Monday, January 13, 2014

Weekend "recon" of an old favorite

This past weekend I found myself fishing solo.  First and foremost, I never do this unless I am 100% sure the ice is in good condition.  Ice fishing alone is just not a good idea. 
With safety in mind, I was ready to hit Rock Creek Lake on a recon mission.  I haven't fished the lake all winter, and was looking forward to checking out a few new areas, which were found in the lake fall in a boat, along with checking in on a few of my time-tested spots. 

A VEXILAR is mandatory

when fishing suspended fish.

With snowmobile in tow, I had planned to hit the new areas on Saturday afternoon.  I was able to accomplish this, thanks to the modern conveniences of GPS, snowmobile, power auger and of course the Vexilar.  Rock Creek has about 400 acres of water to cover, and the snowmobile makes short work of it, and allows me the chance to carry all my gear with little wear and tear on me, letting me focus on fishing.  It was a good afternoon and I did find one new area that was holding some nicer bluegills.  However, all the way home I couldn't help but wonder where the better crappies were.
Sunday morning came, and I just had to go back to Rock Creek in search of the crappies.  I planned to check the new area too, to see if the fish were living there.  Sure enough they live there.  Nice bluegills once again came up on the ice to see me on a beautiful morning.  Still my focus was on those mysterious crappies...where could they be?  It was time to put the snowmobile to work.  I went all over the lake, checking my normal locations, drop-offs, deep basins, and brushpiles.  Finally, I had found them.  I caught one after another for about an hour, and then it was time to go home for lunch.  Oh, and they were still biting, something hard to do, but it had been a great morning, so back home I went.
A couple final thoughts about the weekend; fishing alone is much harder, and hard work does pay off.  When you have to drill every hole, check every hole with the Vexilar, and fish every hole, it takes awhile to get a feel for the fish.  However, it also does make you "one" with the fish too, as you know all of your surroundings very well.

My ice fishing set-up

Wednesday, January 8, 2014

Arctic Blast

Monday and Tuesday, January 6th and 7th brought temperatures so low that most schools in the state were closed.  Marshalltown School District was no different, classes were cancelled both days.  So Christmas vacation was extended two days, so what else was there to do???  Go ice fishing!
Monday, David Bowles (a fellow teacher) and hit a private pond here in Central Iowa.  The temperature was -13 degrees as we pulled away from my house.  With the wind figured in, the temperature was -48 degrees.  We had a quick plan to set up the shack once we made it to a deep basin in the pond.  After a few holes and David checking with the Vexilar, we found the fish quickly and set up the shack and got the heat going.  We spent the next 3 hours or so catching some nice crappies and bluegills.  It was fantastic, as the weather didn't affect us at all.  The worst part of the trip, as always was packing up and getting all the gear back in the truck.  A wonderful day on the ice had ended.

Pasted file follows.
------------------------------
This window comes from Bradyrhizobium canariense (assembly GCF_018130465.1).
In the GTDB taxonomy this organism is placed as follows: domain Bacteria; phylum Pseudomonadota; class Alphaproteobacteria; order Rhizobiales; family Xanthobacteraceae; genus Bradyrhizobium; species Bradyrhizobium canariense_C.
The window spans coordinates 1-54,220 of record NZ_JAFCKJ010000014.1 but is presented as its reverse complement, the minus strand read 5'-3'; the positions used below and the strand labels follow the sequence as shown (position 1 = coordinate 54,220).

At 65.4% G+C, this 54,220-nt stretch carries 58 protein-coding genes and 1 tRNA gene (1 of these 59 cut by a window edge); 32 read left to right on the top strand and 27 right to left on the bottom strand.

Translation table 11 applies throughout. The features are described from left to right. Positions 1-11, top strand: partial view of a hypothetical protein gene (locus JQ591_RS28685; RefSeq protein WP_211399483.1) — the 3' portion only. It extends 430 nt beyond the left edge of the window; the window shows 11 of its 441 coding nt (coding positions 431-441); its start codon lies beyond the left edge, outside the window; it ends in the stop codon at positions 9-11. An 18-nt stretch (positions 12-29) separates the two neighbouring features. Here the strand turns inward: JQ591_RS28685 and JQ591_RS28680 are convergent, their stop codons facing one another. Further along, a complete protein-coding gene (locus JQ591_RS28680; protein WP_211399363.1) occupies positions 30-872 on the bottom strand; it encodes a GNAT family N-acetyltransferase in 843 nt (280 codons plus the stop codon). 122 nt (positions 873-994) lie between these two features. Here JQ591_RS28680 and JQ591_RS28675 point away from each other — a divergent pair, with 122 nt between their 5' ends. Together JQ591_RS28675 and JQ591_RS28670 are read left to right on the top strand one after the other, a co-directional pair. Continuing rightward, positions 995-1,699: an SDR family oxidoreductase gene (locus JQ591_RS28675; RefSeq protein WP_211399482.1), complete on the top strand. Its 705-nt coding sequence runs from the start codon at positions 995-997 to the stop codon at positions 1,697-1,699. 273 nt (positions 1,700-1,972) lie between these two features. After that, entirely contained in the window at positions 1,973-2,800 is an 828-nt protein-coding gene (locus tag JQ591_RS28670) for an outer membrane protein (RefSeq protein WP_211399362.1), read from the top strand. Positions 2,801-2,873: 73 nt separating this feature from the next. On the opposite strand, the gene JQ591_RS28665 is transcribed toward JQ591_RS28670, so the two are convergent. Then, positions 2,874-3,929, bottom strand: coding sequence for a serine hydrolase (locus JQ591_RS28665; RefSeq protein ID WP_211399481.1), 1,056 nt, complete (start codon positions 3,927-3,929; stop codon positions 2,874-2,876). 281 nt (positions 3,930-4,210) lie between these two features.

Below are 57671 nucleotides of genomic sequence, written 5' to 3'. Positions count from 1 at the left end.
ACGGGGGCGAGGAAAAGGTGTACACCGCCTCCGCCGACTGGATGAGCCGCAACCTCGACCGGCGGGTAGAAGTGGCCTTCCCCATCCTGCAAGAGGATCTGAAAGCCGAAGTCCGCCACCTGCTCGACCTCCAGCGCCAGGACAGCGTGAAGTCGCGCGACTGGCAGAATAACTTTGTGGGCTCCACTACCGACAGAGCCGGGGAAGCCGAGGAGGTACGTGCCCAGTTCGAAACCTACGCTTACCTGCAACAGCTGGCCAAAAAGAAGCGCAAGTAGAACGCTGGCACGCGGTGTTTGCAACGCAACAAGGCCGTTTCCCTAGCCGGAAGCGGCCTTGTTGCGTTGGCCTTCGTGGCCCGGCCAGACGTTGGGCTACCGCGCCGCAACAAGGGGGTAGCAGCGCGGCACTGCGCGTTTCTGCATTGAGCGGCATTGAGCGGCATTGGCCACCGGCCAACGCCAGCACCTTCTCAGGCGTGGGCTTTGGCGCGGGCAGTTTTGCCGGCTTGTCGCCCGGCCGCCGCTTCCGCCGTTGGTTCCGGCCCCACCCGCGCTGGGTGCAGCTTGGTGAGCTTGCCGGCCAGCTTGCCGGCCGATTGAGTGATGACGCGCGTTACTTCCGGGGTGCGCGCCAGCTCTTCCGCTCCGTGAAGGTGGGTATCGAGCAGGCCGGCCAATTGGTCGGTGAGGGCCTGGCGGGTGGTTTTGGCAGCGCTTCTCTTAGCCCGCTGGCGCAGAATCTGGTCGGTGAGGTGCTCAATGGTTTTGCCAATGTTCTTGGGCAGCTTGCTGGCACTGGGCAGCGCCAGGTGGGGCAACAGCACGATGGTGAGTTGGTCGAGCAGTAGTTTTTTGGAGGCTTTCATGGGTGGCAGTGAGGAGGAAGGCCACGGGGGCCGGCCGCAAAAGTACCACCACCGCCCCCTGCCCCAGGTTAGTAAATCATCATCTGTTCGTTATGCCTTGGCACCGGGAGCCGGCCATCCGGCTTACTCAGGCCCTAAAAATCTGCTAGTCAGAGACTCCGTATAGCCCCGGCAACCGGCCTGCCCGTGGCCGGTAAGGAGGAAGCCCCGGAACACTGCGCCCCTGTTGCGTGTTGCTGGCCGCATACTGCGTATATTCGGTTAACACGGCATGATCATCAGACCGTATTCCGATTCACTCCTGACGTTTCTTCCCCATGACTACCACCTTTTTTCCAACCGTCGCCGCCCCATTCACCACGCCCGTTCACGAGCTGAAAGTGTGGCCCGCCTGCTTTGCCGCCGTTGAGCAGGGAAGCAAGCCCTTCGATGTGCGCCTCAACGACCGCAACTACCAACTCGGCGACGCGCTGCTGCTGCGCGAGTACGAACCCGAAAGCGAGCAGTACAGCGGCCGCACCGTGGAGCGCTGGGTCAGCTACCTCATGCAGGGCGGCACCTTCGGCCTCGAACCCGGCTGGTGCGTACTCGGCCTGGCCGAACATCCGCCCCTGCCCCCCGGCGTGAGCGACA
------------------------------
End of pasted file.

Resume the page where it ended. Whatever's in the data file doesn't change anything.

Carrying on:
The next day brought us to Hickory Grove Lake, just west of Marshalltown for some morning fishing.  The temperature was a little warmer, well, it was above zero.  Wind chill was about 20 degrees below zero, again, we had a game plan and a location in mind that I knew we could catch some fish.  We set up in a deep basin around a large brushpile in 23 feet of water.  Fish cruised through the area all morning long for us.  We caught dozens of crappies and bluegills.  I ended up keeping a few for my neighbors to enjoy a meal of bluegills, something they appreciate very much, as they are unable to fish for themselves anymore.  Once again, we beat Mother Nature, and we were able to enjoy some area lakes on a frigid winter day.  Yes, the weather was very cold, but we had the proper clothing, laying is most important, and we had the comfort of a shack with heat.  It just goes to show that a properly laid plan can create a wonderful time in the outdoors.

David and I with a few keeper bluegills

Thursday, January 2, 2014

Happy New Year

I spent a few days back at the old stompin' grounds over the holidays.  My two brothers and two brother-in-laws decided to break in the new year snowmobiling, so I tagged along to Volga State Park with my ice fishing gear in hand.  The temperature was well below zero with the wind, so the shack was on the ice for the first time all year.  I had never ice fished at Lake Volga before, a few pointers from a friend, and a quick look at the lake contour map led me to an area that had all the pieces I was looking for.  I set up in 16 feet of water, that had brush in adjacent shallower water.  A perfect setup for winter time fishing.  The fish were cruising, which normally means they are on the prowl for food.  The Vexilar FLX-28 really came in handy for these suspended fish.  These fish were hungry, up until about 10am, and then they just stopped eating.  It was a great trip with fast action from sun-up until that 10:00 time.  Crappies, bluegills and a few perch made it through the ice that morning.  A nice trip, and a great way to break in the new year.